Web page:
But he has no regrets at missing out on the financial rewards that are on offer to players these days, saying: “I made so many good friends from all around the world, and we have had some wonderful reunions.”
He joined BBC Wales as Sports Organiser in Cardiff in 1958. After a brief spell with ITV he returned to the BBC as broadcaster and commentator. In one interview with Richard Burton he got the Welsh screen star to admit: “I would have forfeited playing Hamlet just to have won one rugby cap for Wales.”
As a TV commentator he watched the next generation of Wales stars emerge – the likes of Phil Bennett, Barry John, JPR Williams, and the one he regards as the best he ever saw, Gareth Edwards. He commentated on some great games, recalling: “I once climbed right to the top of a very high commentary gantry and then realised I had left my programme behind. Thankfully I knew all the players, so I didn’t have to go back down for it.”
In 1970, he joined great friend Henry Cooper, who died last year, as the original team captains of A Question of Sport. In radio he found a natural outlet for his love of music, presenting for a time the BBC Radio 2 series These You Have Loved. He retired from BBC television in 1987, and returned to radio, and the following year was the subject of ITV’s This Is Your Life.
In 1974 Cliff became Head of Outside Broadcasts for BBC Television responsible for such programmes as Grandstand, Sportsnight, Match of the Day, Mastermind and national and sporting events including the wedding of Prince Charles to Diana, Olympic Games and World Cups.
After Cliff and Pat stopped working they were still living in the centre of London, but had no particular reason to do so. On one visit to Singapore, Cliff suddenly announced: “I never want to travel again!”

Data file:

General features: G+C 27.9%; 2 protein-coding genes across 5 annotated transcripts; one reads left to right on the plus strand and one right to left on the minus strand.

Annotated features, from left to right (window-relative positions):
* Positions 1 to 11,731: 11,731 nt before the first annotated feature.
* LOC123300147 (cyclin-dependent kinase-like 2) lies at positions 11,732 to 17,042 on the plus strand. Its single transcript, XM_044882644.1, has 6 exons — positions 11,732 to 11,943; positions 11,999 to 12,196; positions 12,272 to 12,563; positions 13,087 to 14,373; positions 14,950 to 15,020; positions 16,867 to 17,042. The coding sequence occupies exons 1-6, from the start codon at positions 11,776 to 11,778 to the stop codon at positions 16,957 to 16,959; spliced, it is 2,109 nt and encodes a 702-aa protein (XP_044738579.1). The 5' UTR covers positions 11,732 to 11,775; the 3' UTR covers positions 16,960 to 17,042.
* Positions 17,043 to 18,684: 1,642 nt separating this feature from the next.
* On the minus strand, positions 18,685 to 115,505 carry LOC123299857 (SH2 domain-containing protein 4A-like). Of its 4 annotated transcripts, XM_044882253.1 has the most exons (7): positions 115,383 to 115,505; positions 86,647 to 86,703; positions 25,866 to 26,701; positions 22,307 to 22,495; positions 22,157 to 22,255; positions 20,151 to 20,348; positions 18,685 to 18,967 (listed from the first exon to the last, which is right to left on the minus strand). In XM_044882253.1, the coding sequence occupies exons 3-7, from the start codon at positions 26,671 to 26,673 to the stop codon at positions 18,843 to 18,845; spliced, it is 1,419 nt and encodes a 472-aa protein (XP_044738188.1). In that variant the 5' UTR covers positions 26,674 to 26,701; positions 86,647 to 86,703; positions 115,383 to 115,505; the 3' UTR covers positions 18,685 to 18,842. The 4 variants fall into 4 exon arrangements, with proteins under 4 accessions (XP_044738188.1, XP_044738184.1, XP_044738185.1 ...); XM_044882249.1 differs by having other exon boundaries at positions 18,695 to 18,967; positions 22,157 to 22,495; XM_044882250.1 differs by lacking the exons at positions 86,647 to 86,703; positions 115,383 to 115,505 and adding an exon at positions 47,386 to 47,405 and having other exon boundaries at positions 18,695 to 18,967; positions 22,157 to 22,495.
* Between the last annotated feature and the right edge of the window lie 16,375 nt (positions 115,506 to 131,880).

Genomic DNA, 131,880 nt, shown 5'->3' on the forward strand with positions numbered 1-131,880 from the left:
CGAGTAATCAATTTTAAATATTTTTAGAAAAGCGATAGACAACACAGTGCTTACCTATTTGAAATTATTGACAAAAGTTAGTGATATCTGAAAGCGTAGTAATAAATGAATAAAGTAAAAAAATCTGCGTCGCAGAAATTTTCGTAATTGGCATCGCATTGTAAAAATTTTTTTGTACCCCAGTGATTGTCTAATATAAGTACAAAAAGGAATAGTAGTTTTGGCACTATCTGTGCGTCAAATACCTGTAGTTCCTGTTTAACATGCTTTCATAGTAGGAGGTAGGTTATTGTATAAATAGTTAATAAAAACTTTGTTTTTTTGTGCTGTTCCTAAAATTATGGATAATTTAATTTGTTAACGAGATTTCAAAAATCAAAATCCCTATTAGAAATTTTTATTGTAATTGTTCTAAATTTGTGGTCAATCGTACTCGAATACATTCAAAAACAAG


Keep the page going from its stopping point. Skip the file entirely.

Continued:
So they decided to leave London behind, and made the Island their intended destination. They found their dream home in Bembridge, put in an offer that was accepted, and sold their London flat. But two months later the Island home was taken off the market, so after searching in vain for an alternative Pat decided they should look elsewhere. Her comment was met with a sharp response from Cliff who said: “I am hooked – I want to live on the Island.”
Thankfully for them, their original choice was soon back on the market, and this time the deal went through without a hitch. He had been made patron of Ventnor Rugby Club some 25 years earlier, and discovered soon after he moved here that he was still patron, and has maintained close ties with the club.
It all began when he agreed to speak at a club dinner on a Friday and then had to make a mad dash via a tiny boat across the Solent and then by car to Aintree for the Grand National. The older members remembered him well for he tipped the winner of the National, Rubstick, which came in at 66 to 1!
Cliff says: “I have been lucky all my life. We love Bembridge, and we love the whole Island. The one thing we noticed when we came here was how friendly everyone is. Bembridge is a wonderful place to live. We have our own bakery for fresh bread, a butcher’s shop with wonderful meat, an excellent fishmongers, an equally good farm shop and a lovely deli.
“It is nice to live by the sea, because when I was in Wales as a young boy we saw the sea once a year – a chapel trip on a double-decker bus to Barry Island. I love it here on the Island. Everyone greets you with a big smile and the sun always seems to shine – particularly when Wales win the Grand Slam! What more could an old man ask for?”